Rating: 4 stars
Don Quixote was another literary bête noir that I decided to finally tackle in 2015. At that point, it had been on my bookcase for 22 years. I’d flirted with it, but always put it back on the shelf the instant I opened it and saw again the tiny print on the page.
Books I read in 2014 (I’m mainly looking at you, Tristram Shandy) were doing a call and response with it, though, so I decided I’d start my 2015 reading year by facing down the Don who tilted at windmills.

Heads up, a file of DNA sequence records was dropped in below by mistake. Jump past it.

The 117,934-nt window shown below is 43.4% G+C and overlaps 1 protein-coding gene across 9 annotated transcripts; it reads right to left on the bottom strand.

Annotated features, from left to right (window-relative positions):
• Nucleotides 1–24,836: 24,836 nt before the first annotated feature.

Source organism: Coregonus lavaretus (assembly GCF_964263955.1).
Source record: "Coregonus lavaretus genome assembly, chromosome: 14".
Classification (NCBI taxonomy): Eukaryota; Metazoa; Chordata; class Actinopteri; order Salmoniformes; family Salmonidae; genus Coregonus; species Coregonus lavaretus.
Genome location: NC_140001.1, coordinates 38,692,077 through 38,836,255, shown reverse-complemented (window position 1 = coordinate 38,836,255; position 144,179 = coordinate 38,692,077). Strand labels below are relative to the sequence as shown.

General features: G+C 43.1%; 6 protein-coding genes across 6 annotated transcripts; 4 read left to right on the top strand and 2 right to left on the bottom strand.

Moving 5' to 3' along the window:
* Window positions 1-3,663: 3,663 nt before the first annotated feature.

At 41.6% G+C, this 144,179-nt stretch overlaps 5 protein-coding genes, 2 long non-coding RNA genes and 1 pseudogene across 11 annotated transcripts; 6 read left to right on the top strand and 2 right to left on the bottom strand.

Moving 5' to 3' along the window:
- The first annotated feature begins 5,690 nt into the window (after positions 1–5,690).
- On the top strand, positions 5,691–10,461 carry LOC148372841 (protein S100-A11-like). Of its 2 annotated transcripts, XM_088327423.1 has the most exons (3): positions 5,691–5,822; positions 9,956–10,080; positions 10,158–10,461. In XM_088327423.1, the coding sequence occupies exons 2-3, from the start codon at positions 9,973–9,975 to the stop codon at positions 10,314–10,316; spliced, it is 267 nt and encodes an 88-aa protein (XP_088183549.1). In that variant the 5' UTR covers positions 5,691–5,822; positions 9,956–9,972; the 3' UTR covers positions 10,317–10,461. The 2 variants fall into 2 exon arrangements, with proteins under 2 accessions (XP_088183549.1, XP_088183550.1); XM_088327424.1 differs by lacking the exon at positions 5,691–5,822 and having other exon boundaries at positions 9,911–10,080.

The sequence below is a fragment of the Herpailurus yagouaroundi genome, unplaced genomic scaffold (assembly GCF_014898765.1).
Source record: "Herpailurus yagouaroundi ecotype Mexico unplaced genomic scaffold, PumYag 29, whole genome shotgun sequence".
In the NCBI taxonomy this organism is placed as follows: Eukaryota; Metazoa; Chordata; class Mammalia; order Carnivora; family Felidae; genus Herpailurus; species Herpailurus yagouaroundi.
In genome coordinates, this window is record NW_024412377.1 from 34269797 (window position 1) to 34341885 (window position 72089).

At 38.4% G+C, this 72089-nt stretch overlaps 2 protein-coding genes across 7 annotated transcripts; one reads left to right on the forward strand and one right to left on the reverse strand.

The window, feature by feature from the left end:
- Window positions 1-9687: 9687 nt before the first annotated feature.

When I started the book, I was expecting something as 17th century impenetrable as Shakespeare. Don’t get me wrong, I like Shakespeare, but Don Quixote as a story is more accessible than old Bill. Reading it was worth it. It was far funnier than I expected, and charming in its telling of the story of a madman and his wise but foolish squire. I laughed out loud on many occasions, but most of all at the episode at the Duke & Duchess’ castle with the wooden horse. Poor Alonso Quixano. I enjoyed the connection between the adventures, with characters returning for further encounters with Don Quixote, and people spoken of in travellers’ tales eventually materialising themselves. I struggled with the last 200 pages, not because the story telling weakened, but because I felt fatigued with reading about the futile wanderings of Quixote and Panza.